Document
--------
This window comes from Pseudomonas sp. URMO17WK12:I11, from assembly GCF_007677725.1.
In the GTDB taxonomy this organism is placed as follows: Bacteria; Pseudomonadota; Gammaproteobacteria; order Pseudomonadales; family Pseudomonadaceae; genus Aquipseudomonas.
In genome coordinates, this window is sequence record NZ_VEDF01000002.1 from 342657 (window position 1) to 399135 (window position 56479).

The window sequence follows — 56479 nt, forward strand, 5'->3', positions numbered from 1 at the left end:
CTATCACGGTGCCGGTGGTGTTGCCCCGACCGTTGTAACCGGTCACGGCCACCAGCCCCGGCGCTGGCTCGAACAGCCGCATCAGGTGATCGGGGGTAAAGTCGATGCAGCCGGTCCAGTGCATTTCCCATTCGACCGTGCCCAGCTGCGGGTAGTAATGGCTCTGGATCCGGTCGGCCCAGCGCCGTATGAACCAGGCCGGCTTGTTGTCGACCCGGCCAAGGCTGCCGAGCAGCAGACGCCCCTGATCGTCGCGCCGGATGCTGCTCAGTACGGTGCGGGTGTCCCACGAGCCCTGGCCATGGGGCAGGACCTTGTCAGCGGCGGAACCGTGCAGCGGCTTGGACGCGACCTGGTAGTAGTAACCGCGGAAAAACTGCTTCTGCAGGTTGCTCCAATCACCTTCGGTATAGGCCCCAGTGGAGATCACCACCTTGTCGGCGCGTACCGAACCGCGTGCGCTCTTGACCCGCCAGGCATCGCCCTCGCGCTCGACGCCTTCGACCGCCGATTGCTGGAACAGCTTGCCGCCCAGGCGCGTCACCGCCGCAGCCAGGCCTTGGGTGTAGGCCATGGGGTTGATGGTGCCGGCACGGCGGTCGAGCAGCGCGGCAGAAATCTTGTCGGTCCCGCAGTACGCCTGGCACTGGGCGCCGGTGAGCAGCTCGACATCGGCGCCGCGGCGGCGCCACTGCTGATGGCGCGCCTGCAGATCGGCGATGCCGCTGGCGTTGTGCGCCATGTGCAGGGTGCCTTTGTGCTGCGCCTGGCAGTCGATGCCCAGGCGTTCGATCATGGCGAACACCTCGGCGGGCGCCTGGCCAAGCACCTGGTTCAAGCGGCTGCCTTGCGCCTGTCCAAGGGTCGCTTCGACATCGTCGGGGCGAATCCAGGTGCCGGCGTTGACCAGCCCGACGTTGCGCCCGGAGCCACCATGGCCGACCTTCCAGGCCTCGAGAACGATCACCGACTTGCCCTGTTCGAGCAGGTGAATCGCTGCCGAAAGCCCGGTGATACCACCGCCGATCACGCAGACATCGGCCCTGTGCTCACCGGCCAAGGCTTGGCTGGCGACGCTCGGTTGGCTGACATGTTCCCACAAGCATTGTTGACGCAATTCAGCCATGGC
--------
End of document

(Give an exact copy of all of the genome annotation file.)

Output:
This window comes from Pseudomonas sp. URMO17WK12:I11, from assembly GCF_007677725.1.
In the GTDB taxonomy this organism is placed as follows: Bacteria; Pseudomonadota; Gammaproteobacteria; order Pseudomonadales; family Pseudomonadaceae; genus Aquipseudomonas.
In genome coordinates, this window is sequence record NZ_VEDF01000002.1 from 342657 (window position 1) to 399135 (window position 56479).

The window sequence follows — 56479 nt, forward strand, 5'->3', positions numbered from 1 at the left end:
CTATCACGGTGCCGGTGGTGTTGCCCCGACCGTTGTAACCGGTCACGGCCACCAGCCCCGGCGCTGGCTCGAACAGCCGCATCAGGTGATCGGGGGTAAAGTCGATGCAGCCGGTCCAGTGCATTTCCCATTCGACCGTGCCCAGCTGCGGGTAGTAATGGCTCTGGATCCGGTCGGCCCAGCGCCGTATGAACCAGGCCGGCTTGTTGTCGACCCGGCCAAGGCTGCCGAGCAGCAGACGCCCCTGATCGTCGCGCCGGATGCTGCTCAGTACGGTGCGGGTGTCCCACGAGCCCTGGCCATGGGGCAGGACCTTGTCAGCGGCGGAACCGTGCAGCGGCTTGGACGCGACCTGGTAGTAGTAACCGCGGAAAAACTGCTTCTGCAGGTTGCTCCAATCACCTTCGGTATAGGCCCCAGTGGAGATCACCACCTTGTCGGCGCGTACCGAACCGCGTGCGCTCTTGACCCGCCAGGCATCGCCCTCGCGCTCGACGCCTTCGACCGCCGATTGCTGGAACAGCTTGCCGCCCAGGCGCGTCACCGCCGCAGCCAGGCCTTGGGTGTAGGCCATGGGGTTGATGGTGCCGGCACGGCGGTCGAGCAGCGCGGCAGAAATCTTGTCGGTCCCGCAGTACGCCTGGCACTGGGCGCCGGTGAGCAGCTCGACATCGGCGCCGCGGCGGCGCCACTGCTGATGGCGCGCCTGCAGATCGGCGATGCCGCTGGCGTTGTGCGCCATGTGCAGGGTGCCTTTGTGCTGCGCCTGGCAGTCGATGCCCAGGCGTTCGATCATGGCGAACACCTCGGCGGGCGCCTGGCCAAGCACCTGGTTCAAGCGGCTGCCTTGCGCCTGTCCAAGGGTCGCTTCGACATCGTCGGGGCGAATCCAGGTGCCGGCGTTGACCAGCCCGACGTTGCGCCCGGAGCCACCATGGCCGACCTTCCAGGCCTCGAGAACGATCACCGACTTGCCCTGTTCGAGCAGGTGAATCGCTGCCGAAAGCCCGGTGATACCACCGCCGATCACGCAGACATCGGCCCTGTGCTCACCGGCCAAGGCTTGGCTGGCGACGCTCGGTTGGCTGACATGTTCCCACAAGCATTGTTGACGCAATTCAGCCATGGC